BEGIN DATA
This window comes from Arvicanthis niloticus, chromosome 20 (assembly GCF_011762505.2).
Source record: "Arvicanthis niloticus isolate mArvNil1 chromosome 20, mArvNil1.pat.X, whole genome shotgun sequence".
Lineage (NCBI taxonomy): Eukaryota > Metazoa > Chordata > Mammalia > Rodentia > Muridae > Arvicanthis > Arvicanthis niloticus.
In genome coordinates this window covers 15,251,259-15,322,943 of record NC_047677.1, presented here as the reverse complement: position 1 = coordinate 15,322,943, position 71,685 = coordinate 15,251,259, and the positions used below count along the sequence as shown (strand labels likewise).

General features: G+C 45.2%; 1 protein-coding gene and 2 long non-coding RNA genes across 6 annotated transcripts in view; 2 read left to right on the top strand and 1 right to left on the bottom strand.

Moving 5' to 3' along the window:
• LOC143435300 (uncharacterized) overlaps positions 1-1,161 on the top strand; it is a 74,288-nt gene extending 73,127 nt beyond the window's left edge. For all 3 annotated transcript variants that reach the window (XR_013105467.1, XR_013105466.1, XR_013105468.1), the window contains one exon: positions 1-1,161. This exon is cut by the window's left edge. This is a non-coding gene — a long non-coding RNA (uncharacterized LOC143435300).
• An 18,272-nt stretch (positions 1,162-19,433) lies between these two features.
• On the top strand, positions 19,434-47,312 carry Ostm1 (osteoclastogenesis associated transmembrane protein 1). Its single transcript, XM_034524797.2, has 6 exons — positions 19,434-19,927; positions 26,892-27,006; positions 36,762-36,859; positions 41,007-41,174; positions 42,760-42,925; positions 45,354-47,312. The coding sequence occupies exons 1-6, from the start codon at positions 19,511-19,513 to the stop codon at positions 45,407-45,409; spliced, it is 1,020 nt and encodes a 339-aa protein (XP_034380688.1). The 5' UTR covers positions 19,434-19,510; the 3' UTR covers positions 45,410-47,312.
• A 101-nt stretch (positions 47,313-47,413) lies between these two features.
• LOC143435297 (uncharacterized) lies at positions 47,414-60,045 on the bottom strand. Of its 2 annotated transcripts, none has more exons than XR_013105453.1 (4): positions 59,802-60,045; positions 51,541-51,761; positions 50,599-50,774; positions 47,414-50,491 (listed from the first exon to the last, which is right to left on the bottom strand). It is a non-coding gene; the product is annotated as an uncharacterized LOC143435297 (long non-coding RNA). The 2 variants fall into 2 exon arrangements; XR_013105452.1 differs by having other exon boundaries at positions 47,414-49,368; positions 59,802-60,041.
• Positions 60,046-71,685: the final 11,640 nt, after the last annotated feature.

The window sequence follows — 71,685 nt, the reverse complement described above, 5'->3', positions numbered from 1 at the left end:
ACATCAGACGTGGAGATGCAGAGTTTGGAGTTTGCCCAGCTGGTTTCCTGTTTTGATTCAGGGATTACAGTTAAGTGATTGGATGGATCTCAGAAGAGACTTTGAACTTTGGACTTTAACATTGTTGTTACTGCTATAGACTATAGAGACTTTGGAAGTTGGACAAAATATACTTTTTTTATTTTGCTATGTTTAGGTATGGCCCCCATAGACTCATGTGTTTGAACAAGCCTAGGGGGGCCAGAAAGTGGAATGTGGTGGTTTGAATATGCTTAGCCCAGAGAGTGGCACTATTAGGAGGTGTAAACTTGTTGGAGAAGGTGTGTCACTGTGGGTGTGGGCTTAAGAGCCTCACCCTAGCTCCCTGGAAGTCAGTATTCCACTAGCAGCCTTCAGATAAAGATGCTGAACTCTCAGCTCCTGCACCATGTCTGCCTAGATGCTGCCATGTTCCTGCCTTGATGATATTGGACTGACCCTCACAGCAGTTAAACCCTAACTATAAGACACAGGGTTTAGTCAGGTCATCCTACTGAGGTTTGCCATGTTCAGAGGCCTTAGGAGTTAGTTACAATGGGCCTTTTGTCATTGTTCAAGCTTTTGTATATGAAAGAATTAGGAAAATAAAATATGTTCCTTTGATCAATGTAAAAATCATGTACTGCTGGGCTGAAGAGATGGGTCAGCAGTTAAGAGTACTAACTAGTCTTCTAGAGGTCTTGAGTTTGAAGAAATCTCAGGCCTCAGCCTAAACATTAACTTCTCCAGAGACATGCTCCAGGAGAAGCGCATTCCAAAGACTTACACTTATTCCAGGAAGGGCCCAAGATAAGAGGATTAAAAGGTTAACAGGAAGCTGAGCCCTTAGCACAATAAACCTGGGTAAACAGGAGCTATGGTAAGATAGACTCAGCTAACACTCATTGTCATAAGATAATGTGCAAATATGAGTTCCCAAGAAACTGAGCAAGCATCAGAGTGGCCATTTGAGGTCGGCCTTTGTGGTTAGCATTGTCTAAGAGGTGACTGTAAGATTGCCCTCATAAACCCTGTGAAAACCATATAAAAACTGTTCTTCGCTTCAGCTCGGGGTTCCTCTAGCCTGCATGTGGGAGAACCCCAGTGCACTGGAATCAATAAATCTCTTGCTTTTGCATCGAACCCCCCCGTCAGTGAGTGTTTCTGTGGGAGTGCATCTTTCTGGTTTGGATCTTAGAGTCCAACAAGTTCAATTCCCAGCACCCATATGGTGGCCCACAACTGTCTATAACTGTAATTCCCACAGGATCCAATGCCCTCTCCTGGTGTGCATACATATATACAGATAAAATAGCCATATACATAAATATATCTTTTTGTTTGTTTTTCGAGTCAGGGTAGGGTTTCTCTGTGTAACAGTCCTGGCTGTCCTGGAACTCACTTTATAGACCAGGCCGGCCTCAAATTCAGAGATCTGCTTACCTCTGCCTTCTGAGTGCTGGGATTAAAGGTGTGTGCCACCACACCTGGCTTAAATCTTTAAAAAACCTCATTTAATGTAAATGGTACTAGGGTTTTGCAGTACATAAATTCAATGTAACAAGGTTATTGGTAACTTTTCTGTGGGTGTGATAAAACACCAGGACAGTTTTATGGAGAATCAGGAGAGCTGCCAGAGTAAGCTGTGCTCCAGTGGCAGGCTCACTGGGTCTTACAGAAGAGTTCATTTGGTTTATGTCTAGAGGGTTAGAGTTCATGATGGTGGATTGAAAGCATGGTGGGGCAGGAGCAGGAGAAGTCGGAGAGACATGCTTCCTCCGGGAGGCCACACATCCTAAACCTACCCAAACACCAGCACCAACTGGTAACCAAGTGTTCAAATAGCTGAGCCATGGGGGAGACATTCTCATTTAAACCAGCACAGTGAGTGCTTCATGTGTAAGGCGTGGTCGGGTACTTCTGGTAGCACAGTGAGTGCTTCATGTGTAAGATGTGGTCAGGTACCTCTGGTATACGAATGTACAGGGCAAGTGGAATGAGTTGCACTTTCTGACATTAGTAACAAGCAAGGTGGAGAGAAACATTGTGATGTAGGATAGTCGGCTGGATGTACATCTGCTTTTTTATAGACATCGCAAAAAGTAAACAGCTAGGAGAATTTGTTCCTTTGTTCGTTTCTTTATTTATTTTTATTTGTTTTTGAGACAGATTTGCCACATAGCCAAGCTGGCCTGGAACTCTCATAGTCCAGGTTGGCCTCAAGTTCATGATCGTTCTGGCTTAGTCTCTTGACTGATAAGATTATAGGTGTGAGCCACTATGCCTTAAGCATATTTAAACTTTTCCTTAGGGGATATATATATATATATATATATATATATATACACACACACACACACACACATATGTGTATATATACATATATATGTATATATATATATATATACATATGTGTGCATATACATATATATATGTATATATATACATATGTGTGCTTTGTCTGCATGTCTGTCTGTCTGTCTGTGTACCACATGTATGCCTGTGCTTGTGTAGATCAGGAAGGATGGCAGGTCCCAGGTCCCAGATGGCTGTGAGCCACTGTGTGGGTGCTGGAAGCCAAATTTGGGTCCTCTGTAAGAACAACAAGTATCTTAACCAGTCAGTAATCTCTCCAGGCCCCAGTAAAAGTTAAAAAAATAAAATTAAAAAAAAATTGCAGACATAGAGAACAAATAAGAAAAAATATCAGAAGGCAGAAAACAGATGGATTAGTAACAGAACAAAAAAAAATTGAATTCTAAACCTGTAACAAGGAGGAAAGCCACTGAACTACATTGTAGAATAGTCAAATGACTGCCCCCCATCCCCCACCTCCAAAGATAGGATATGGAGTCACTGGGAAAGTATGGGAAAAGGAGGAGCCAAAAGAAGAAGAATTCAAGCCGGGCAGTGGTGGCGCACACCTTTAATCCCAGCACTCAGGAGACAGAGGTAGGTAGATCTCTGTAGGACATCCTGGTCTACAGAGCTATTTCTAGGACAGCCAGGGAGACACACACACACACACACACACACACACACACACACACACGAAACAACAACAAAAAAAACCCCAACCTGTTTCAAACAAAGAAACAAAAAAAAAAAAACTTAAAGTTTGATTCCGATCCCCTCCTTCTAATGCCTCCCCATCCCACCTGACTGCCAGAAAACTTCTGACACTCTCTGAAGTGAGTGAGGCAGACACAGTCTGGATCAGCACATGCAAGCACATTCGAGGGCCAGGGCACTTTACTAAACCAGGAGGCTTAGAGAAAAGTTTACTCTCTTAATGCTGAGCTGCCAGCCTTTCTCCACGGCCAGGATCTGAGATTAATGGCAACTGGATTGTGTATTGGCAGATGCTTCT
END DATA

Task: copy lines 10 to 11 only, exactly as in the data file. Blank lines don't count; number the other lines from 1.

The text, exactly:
• A 101-nt stretch (positions 47,313-47,413) lies between these two features.
• LOC143435297 (uncharacterized) lies at positions 47,414-60,045 on the bottom strand. Of its 2 annotated transcripts, none has more exons than XR_013105453.1 (4): positions 59,802-60,045; positions 51,541-51,761; positions 50,599-50,774; positions 47,414-50,491 (listed from the first exon to the last, which is right to left on the bottom strand). It is a non-coding gene; the product is annotated as an uncharacterized LOC143435297 (long non-coding RNA). The 2 variants fall into 2 exon arrangements; XR_013105452.1 differs by having other exon boundaries at positions 47,414-49,368; positions 59,802-60,041.